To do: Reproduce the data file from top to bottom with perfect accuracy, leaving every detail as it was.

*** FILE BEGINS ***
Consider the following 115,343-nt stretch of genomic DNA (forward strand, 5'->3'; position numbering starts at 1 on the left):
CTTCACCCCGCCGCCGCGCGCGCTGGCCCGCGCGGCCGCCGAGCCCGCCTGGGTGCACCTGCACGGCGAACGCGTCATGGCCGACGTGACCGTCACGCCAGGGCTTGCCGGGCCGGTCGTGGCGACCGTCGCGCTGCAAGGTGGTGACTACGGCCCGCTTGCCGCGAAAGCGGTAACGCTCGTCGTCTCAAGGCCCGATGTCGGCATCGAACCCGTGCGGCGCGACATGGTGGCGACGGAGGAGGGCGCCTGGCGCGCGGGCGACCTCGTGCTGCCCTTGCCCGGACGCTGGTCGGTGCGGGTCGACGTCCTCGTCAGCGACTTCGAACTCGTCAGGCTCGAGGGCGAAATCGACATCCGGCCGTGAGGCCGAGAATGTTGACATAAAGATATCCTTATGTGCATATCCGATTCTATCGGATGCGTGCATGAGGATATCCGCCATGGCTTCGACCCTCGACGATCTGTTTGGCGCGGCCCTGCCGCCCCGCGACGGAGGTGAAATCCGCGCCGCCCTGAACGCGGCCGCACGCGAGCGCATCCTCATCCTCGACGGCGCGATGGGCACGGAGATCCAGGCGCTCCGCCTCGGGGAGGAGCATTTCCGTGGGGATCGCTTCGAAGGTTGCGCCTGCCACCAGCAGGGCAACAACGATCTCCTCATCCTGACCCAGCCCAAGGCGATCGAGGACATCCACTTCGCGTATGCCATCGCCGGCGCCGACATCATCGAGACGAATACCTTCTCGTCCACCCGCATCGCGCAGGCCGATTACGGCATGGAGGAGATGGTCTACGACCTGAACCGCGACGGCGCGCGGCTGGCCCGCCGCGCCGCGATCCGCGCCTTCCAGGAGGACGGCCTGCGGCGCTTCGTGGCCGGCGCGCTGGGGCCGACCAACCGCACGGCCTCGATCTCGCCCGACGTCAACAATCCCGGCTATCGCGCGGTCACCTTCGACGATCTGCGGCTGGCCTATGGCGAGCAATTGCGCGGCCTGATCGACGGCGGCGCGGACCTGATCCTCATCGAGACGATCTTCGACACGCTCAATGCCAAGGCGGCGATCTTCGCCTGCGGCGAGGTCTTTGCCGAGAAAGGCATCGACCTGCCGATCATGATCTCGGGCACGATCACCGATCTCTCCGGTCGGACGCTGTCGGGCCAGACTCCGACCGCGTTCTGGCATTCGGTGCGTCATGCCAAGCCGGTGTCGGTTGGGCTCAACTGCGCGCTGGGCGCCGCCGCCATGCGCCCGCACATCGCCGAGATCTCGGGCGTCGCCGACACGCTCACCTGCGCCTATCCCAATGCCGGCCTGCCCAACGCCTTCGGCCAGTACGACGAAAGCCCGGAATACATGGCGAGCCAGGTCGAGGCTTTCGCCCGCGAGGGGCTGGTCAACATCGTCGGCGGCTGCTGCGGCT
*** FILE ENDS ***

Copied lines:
Consider the following 115,343-nt stretch of genomic DNA (forward strand, 5'->3'; position numbering starts at 1 on the left):
CTTCACCCCGCCGCCGCGCGCGCTGGCCCGCGCGGCCGCCGAGCCCGCCTGGGTGCACCTGCACGGCGAACGCGTCATGGCCGACGTGACCGTCACGCCAGGGCTTGCCGGGCCGGTCGTGGCGACCGTCGCGCTGCAAGGTGGTGACTACGGCCCGCTTGCCGCGAAAGCGGTAACGCTCGTCGTCTCAAGGCCCGATGTCGGCATCGAACCCGTGCGGCGCGACATGGTGGCGACGGAGGAGGGCGCCTGGCGCGCGGGCGACCTCGTGCTGCCCTTGCCCGGACGCTGGTCGGTGCGGGTCGACGTCCTCGTCAGCGACTTCGAACTCGTCAGGCTCGAGGGCGAAATCGACATCCGGCCGTGAGGCCGAGAATGTTGACATAAAGATATCCTTATGTGCATATCCGATTCTATCGGATGCGTGCATGAGGATATCCGCCATGGCTTCGACCCTCGACGATCTGTTTGGCGCGGCCCTGCCGCCCCGCGACGGAGGTGAAATCCGCGCCGCCCTGAACGCGGCCGCACGCGAGCGCATCCTCATCCTCGACGGCGCGATGGGCACGGAGATCCAGGCGCTCCGCCTCGGGGAGGAGCATTTCCGTGGGGATCGCTTCGAAGGTTGCGCCTGCCACCAGCAGGGCAACAACGATCTCCTCATCCTGACCCAGCCCAAGGCGATCGAGGACATCCACTTCGCGTATGCCATCGCCGGCGCCGACATCATCGAGACGAATACCTTCTCGTCCACCCGCATCGCGCAGGCCGATTACGGCATGGAGGAGATGGTCTACGACCTGAACCGCGACGGCGCGCGGCTGGCCCGCCGCGCCGCGATCCGCGCCTTCCAGGAGGACGGCCTGCGGCGCTTCGTGGCCGGCGCGCTGGGGCCGACCAACCGCACGGCCTCGATCTCGCCCGACGTCAACAATCCCGGCTATCGCGCGGTCACCTTCGACGATCTGCGGCTGGCCTATGGCGAGCAATTGCGCGGCCTGATCGACGGCGGCGCGGACCTGATCCTCATCGAGACGATCTTCGACACGCTCAATGCCAAGGCGGCGATCTTCGCCTGCGGCGAGGTCTTTGCCGAGAAAGGCATCGACCTGCCGATCATGATCTCGGGCACGATCACCGATCTCTCCGGTCGGACGCTGTCGGGCCAGACTCCGACCGCGTTCTGGCATTCGGTGCGTCATGCCAAGCCGGTGTCGGTTGGGCTCAACTGCGCGCTGGGCGCCGCCGCCATGCGCCCGCACATCGCCGAGATCTCGGGCGTCGCCGACACGCTCACCTGCGCCTATCCCAATGCCGGCCTGCCCAACGCCTTCGGCCAGTACGACGAAAGCCCGGAATACATGGCGAGCCAGGTCGAGGCTTTCGCCCGCGAGGGGCTGGTCAACATCGTCGGCGGCTGCTGCGGCT